Leda Schubert has taught at Vermont College of Fine Arts. She is the author of many books for children, including The Princess of Borscht, Ballet of the Elephants, Monsieur Marceau, and Listen: How Pete Seeger Got America Singing. She lives in Plainfield, Vermont, with her husband and two large dogs: Pogo (a very good boy) and Pippa (slightly insane). Find out more about Leda at ledaschubert.com.
Theodore Taylor III is an illustrator living in Richmond, Virginia, with his wife Sarah and son Theo. He works as a front-end web developer by day and illustrates children's books by night. He received the Texas Bluebonnet Award and the Coretta Scott King-John Steptoe New Talent Award for his work in When the Beat Was Born: DJ Kool Herc and the Creation of Hip Hop. He also recently illustrated three books for Shaquille O'Neal. His work is inspired by his love for music, comics, animation, video games, street art, and more. He is also a self-proclaimed pizza connoisseur. Find out more about Theodore at theodore3.com.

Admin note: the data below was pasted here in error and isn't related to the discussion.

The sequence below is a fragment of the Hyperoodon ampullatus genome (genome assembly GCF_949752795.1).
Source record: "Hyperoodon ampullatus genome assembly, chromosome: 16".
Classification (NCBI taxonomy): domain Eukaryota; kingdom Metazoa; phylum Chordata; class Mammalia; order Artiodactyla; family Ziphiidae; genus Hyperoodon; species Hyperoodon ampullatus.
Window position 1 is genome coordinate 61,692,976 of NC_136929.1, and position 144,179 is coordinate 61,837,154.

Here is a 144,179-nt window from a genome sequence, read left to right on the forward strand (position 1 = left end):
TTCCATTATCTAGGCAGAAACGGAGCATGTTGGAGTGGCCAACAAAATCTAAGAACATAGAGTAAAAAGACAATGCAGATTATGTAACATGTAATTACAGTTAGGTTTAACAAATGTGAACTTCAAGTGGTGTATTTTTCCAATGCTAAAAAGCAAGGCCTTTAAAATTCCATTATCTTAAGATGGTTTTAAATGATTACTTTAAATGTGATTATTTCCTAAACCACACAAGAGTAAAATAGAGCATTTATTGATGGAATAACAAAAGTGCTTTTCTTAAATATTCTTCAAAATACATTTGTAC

African American Raven Wilkinson broke the color barrier for touring American classical dance companies by joining the Ballet Russe de Monte Carlo in 1955, and she traveled the U.S. dancing beautiful ballet while confronting ugly bigotry. Raven's love for and commitment to her art saw her through such difficult times as when her troupe's stage was rushed by men spewing epithets. Schubert's succinct text places Raven's life in the context of Brown v. Board of Education and the KKK. Many of Raven's own words and descriptions are used, such as her recounting how she sometimes lightened her skin while refusing to "deny my very being and who I was." These are accompanied by Taylor's clean, large-scale pictures. Back matter includes a personal note from Raven, a glossary of ballet terms, and a bibliography, and her important story and inspiring impact is brought forward with a connection to, and personal testimonial from, the contemporary dancer Misty Copeland, whom Raven inspired-just as she will inspire readers.--Andrew Medlar "Booklist"